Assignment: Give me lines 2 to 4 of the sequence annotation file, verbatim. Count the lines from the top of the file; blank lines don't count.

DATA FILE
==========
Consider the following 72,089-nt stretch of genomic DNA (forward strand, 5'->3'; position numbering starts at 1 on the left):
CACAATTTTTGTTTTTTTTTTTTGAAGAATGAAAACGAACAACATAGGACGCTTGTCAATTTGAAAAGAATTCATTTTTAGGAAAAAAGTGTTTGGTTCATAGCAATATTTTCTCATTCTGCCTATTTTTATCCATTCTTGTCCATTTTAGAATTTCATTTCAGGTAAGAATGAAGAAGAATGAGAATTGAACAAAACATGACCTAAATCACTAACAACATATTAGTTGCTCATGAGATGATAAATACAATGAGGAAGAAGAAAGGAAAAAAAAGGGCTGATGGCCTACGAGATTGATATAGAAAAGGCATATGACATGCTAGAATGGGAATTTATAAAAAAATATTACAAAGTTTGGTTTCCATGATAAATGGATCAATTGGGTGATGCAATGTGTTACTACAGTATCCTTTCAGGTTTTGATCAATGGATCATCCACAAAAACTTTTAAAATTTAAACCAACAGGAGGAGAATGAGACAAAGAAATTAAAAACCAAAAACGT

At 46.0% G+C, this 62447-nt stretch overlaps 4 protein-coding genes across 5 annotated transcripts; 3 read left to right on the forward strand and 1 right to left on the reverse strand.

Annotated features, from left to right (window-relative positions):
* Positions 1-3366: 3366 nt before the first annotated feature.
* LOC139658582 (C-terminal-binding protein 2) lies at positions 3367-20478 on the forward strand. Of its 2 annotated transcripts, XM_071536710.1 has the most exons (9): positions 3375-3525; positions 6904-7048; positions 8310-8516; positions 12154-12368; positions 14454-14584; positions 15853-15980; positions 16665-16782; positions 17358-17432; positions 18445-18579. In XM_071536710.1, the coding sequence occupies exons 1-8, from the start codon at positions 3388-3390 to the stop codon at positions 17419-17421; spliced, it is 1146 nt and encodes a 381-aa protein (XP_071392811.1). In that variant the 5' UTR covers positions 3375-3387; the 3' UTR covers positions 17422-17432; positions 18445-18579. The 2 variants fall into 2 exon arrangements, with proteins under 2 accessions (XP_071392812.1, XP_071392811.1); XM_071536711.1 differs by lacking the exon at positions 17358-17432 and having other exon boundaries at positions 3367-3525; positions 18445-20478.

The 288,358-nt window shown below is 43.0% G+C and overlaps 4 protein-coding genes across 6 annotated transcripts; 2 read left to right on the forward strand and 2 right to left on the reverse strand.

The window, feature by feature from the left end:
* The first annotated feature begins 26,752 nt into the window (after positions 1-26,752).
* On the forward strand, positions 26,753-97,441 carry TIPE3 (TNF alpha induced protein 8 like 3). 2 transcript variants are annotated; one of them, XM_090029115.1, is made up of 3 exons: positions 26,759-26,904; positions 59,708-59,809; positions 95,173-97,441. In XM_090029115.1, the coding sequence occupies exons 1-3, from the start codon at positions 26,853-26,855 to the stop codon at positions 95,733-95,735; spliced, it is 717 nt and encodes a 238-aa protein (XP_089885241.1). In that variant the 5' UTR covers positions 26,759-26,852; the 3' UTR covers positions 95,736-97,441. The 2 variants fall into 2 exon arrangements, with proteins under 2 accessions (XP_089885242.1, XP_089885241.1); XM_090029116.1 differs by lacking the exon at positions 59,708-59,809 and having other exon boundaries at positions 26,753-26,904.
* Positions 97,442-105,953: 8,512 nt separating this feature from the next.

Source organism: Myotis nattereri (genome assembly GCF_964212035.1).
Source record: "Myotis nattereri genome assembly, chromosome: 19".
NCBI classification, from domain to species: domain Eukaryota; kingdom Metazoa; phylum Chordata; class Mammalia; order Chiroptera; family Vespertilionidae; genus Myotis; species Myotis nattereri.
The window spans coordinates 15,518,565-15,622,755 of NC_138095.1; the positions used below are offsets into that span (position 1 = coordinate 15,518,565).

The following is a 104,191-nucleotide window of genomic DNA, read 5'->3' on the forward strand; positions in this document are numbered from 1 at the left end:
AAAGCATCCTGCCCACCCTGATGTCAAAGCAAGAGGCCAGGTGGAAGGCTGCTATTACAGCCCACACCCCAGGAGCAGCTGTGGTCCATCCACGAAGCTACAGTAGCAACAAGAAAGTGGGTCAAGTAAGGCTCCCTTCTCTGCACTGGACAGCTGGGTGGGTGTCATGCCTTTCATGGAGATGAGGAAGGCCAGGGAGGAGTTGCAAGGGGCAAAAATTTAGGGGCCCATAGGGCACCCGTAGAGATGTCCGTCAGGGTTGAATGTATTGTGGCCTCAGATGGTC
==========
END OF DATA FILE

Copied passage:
CACAATTTTTGTTTTTTTTTTTTGAAGAATGAAAACGAACAACATAGGACGCTTGTCAATTTGAAAAGAATTCATTTTTAGGAAAAAAGTGTTTGGTTCATAGCAATATTTTCTCATTCTGCCTATTTTTATCCATTCTTGTCCATTTTAGAATTTCATTTCAGGTAAGAATGAAGAAGAATGAGAATTGAACAAAACATGACCTAAATCACTAACAACATATTAGTTGCTCATGAGATGATAAATACAATGAGGAAGAAGAAAGGAAAAAAAAGGGCTGATGGCCTACGAGATTGATATAGAAAAGGCATATGACATGCTAGAATGGGAATTTATAAAAAAATATTACAAAGTTTGGTTTCCATGATAAATGGATCAATTGGGTGATGCAATGTGTTACTACAGTATCCTTTCAGGTTTTGATCAATGGATCATCCACAAAAACTTTTAAAATTTAAACCAACAGGAGGAGAATGAGACAAAGAAATTAAAAACCAAAAACGT

At 46.0% G+C, this 62447-nt stretch overlaps 4 protein-coding genes across 5 annotated transcripts; 3 read left to right on the forward strand and 1 right to left on the reverse strand.

Annotated features, from left to right (window-relative positions):